Tommy Dorsey went to hear Sinatra singing with the James band at the Sherman Hotel in Chicago and hired him away at $125 a week. With Dorsey's orchestra, he made more than 80 recordings between 1940 and 1942. Among them were "I'll Never Smile Again," "Street of Dreams," "There Are Such Things," "Stardust, "Let's Get Away From It All," and "This Love of Mine."
It was in 1942, when he left Dorsey and struck out on his own, that he became the hero of the "bobbysoxers." It is said that the swooning first started at the Paramount when a teenage girl, who had stood outside the theater and seen seven shows without food, slumped over in her seat. After that, others began dropping in the aisles.
His recording of "Night and Day" was the first hit Sinatra made on his own. He became a featured vocalist on radio on "Your Hit Parade," starred in his own radio series, and got his first feature role in the Hollywood film "High and Higher," all in 1943. Other films followed: Anchors Aweigh, 'Till the Clouds Roll By, Miracle of the Bells, On the Town, Take Me Out to the Ball Game, and Step Lively.
He won more recognition for his performance in the film The House I Live In, a short subject which won him a special Oscar in 1945, and scored another recording hit with "Nancy with the Laughing Face."
After a career slump, during which many considered him a has-been, he campaigned hard in 1953 for the role of the defiant soldier Maggio in From Here to Eternity, which won him an Oscar as Best Supporting Actor and a place at the top once more.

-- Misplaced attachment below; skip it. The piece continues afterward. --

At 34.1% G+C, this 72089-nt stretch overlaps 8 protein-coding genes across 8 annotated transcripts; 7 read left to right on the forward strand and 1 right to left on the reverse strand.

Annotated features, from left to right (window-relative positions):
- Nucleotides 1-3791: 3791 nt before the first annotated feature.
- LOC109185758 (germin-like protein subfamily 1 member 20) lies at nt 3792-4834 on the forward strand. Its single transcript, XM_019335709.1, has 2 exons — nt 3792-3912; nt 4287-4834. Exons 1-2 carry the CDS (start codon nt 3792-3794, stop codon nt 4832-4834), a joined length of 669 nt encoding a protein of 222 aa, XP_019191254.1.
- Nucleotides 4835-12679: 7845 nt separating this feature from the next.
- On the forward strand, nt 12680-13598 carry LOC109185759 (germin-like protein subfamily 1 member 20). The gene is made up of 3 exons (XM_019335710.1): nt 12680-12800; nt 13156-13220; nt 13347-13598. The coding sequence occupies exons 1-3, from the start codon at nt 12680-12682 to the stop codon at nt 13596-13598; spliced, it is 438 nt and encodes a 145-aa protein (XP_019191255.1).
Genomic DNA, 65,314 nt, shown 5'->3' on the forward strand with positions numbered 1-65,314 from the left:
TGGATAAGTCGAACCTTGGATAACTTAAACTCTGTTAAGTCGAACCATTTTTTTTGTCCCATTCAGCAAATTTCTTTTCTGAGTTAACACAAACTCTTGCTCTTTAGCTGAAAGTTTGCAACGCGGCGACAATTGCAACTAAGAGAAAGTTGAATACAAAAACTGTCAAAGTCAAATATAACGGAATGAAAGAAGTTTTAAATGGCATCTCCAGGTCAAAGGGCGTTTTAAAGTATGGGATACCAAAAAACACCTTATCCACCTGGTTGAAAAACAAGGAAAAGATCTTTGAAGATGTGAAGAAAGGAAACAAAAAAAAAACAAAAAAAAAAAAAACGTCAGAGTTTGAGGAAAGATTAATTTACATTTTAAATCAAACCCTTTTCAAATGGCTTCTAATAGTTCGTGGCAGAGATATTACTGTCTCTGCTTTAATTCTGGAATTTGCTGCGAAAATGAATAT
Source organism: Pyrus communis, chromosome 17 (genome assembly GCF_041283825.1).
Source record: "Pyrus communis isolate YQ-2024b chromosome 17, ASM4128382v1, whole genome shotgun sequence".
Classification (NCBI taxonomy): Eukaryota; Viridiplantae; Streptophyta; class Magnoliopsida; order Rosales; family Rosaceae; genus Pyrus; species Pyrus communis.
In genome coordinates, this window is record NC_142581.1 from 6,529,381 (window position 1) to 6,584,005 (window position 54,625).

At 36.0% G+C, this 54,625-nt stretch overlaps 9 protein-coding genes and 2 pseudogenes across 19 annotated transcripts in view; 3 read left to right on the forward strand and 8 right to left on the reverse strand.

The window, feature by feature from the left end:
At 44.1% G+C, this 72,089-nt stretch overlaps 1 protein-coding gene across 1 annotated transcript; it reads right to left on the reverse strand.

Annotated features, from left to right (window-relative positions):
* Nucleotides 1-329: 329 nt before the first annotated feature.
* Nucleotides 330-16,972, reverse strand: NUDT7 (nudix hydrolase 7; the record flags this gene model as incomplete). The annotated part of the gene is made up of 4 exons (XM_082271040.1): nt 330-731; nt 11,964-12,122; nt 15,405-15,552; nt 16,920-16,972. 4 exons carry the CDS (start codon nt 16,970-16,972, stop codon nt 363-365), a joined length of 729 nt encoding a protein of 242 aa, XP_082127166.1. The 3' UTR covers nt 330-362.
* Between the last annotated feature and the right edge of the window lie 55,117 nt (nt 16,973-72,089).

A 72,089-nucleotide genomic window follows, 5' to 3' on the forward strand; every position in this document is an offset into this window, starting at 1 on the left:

There were more films: Guys and Dolls, Suddenly, High Society (with Bing Crosby, 23 years after Sinatra had first seen him in Jersey City), The Tender Trap, Pal Joey, The Manchurian Candidate, Von Ryan's Express, None But the Brave, Tony Rome, The Detective, and Lady in Cement.
He was nominated for another Oscar for his role in The Man with the Golden Arm. Among the hit songs he recorded during this period in his career were "Young at Heart," "Love and Marriage," "The Tender Trap," "How Little We Know," "Chicago," "All the Way," and "High Hopes." Between 1959 and 1966, he won seven Grammy Awards.
Although he had done a number of acclaimed television specials, including "Frank Sinatra: A Man and His Music," which won a Peabody Award and an Emmy Award in 1966, Sinatra was more popular with the concert hall audience. In 1975, some of the people who once paid 40 cents to hear him at the old Paramount Theater paid as much as $40 for an orchestra seat at New York's Uris Theater.
He took a fling at retiring in 1971, but was back again two years later, at the trade un which he had worked for the better part of a half a century. He continued to make a number of motion pictures: Dirty Dingus Magee (1970), The First Deadly Sin (1980), and the made-for-television film Contact on Cherry Street (1977). The songs kept spinning out: "It Was a Very Good Year," "Strangers in the Night," "My Way," "New York, New York" (a number from his three-record set Trilogy, and, in 1981, his first "saloon song" album in 20 years, She Shot Me Down, including such songs as "And I Love Her," "Monday Morning Quarterback," and "Long Night."
Paradoxical to the tough image he had been known to display, his generosity was legendary. His philanthropies included raising $1.2 million for handicapped and orphaned children on a world-wide singing tour in 1962. He won the Jean Hersholt Humanitarian Award in 1970. He was also honored for his contributions to the music world and his humanitarian efforts in November, at an "All Star Party for Frank Sinatra," a celebrity tribute supported by the Variety Clubs International, the "show business charity" which annually creates a new wing at a children's hospital in honor of the recipient.